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01-11-2011 | Uitgave 9/2011

Quality of Life Research 9/2011

A comparison of the discriminative and evaluative properties of the SF-36 and the SF-6D index

Quality of Life Research > Uitgave 9/2011
Alex Mutebi, John E. Brazier, Stephen J. Walters



To examine whether the move from the multidimensional SF-36 patient-reported outcome measure to the single-index preference-based SF-6D entails a loss in discriminative and evaluative properties, the magnitude of that loss and whether it matters.


Retrospective analysis of data from studies that used the SF-36 and the derived SF-6D. The discriminative and evaluative properties of the two measures were compared by calculating effect size (ES), standardized response mean (SRM), and relative validity (RV) statistics using the SF-6D as the reference.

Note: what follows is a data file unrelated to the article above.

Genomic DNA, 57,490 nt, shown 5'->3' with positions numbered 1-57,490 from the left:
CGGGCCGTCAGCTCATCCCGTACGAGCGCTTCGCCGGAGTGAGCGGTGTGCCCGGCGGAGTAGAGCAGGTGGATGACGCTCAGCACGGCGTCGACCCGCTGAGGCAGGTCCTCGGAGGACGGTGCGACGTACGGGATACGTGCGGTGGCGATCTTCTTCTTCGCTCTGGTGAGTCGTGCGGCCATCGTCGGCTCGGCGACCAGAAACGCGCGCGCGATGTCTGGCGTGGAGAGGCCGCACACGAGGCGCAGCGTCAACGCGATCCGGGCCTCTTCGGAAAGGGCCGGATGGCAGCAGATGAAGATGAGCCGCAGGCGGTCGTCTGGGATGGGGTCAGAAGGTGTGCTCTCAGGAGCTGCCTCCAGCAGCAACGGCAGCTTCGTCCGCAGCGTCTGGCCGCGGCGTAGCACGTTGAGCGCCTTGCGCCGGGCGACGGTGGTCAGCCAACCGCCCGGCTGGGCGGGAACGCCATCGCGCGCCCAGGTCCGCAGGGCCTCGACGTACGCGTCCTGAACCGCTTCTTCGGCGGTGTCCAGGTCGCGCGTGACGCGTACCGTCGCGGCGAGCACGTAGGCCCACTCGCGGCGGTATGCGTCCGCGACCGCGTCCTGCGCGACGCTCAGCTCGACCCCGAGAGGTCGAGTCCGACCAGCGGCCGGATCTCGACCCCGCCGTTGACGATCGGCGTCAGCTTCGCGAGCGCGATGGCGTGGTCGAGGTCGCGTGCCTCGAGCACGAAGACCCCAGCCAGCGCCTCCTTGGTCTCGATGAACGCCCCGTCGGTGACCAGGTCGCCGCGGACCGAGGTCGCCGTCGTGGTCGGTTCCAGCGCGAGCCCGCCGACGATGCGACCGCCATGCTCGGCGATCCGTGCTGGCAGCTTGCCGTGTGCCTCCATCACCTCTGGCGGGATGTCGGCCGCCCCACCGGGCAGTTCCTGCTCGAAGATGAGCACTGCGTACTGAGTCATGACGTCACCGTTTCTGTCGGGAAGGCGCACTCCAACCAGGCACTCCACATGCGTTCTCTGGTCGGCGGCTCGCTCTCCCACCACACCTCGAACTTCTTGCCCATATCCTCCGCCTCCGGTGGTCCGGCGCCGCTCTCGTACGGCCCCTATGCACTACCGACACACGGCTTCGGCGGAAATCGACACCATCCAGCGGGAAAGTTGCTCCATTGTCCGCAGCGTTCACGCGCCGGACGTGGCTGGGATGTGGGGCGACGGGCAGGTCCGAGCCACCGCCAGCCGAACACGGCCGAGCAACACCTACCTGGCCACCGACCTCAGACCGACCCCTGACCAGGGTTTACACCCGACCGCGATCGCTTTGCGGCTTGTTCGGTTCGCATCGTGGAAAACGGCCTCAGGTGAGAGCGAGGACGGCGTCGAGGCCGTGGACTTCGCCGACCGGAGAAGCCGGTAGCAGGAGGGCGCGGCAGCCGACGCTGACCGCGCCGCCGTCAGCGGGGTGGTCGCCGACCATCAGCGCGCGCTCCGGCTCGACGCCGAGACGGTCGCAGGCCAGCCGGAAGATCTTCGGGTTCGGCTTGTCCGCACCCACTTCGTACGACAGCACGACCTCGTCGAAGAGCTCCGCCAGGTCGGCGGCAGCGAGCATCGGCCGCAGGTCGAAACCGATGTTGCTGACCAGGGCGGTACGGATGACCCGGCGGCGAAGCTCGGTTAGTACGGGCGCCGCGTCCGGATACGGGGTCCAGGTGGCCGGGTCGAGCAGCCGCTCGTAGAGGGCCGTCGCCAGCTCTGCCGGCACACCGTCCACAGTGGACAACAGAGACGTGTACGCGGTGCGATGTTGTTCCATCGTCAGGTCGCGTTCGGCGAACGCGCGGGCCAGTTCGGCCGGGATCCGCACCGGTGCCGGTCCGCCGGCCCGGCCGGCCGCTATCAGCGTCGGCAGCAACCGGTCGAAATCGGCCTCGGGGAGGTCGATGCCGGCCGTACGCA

Data were available from seven studies and 8,522 subjects. At least one SF-36 scale was always more sensitive than the index. Cross-sectional pooled results showed that physical functioning (RV = 0.19 and ES = 0.13) and PCS (RV = 0.18 and ES = 0.13) were generally most sensitive compared to the index (RV = 0.16 and ES = 0.12). Longitudinal pooled results showed that PCS (RV = 0.20), MCS (RV = 0.17), general health (RV = 0.18), and social functioning (RV = 0.17) were generally more sensitive than the index (RV = 0.14) based on RVs. Longitudinal pooled SRMs were all very small in magnitude.


No scale/dimension consistently had the largest RV, ES, or SRM across all conditions studied. Moving from the SF-36 to SF-6D entails losses of a small magnitude in discriminative and evaluative properties.

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